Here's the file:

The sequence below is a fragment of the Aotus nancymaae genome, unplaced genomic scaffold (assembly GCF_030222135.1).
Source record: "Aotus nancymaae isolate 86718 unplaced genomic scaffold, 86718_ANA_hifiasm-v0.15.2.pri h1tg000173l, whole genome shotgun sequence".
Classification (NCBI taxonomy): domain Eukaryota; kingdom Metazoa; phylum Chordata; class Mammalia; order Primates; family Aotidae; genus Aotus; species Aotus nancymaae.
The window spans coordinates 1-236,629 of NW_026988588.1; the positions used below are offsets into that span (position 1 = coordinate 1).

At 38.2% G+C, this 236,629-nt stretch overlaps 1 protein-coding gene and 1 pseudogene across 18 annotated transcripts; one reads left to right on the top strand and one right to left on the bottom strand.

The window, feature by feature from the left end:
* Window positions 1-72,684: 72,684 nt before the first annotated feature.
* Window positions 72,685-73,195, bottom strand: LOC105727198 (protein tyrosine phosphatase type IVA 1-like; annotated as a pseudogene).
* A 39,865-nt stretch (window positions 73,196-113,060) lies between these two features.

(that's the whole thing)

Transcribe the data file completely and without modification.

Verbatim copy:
The sequence below is a fragment of the Aotus nancymaae genome, unplaced genomic scaffold (assembly GCF_030222135.1).
Source record: "Aotus nancymaae isolate 86718 unplaced genomic scaffold, 86718_ANA_hifiasm-v0.15.2.pri h1tg000173l, whole genome shotgun sequence".
Classification (NCBI taxonomy): domain Eukaryota; kingdom Metazoa; phylum Chordata; class Mammalia; order Primates; family Aotidae; genus Aotus; species Aotus nancymaae.
The window spans coordinates 1-236,629 of NW_026988588.1; the positions used below are offsets into that span (position 1 = coordinate 1).

At 38.2% G+C, this 236,629-nt stretch overlaps 1 protein-coding gene and 1 pseudogene across 18 annotated transcripts; one reads left to right on the top strand and one right to left on the bottom strand.

The window, feature by feature from the left end:
* Window positions 1-72,684: 72,684 nt before the first annotated feature.
* Window positions 72,685-73,195, bottom strand: LOC105727198 (protein tyrosine phosphatase type IVA 1-like; annotated as a pseudogene).
* A 39,865-nt stretch (window positions 73,196-113,060) lies between these two features.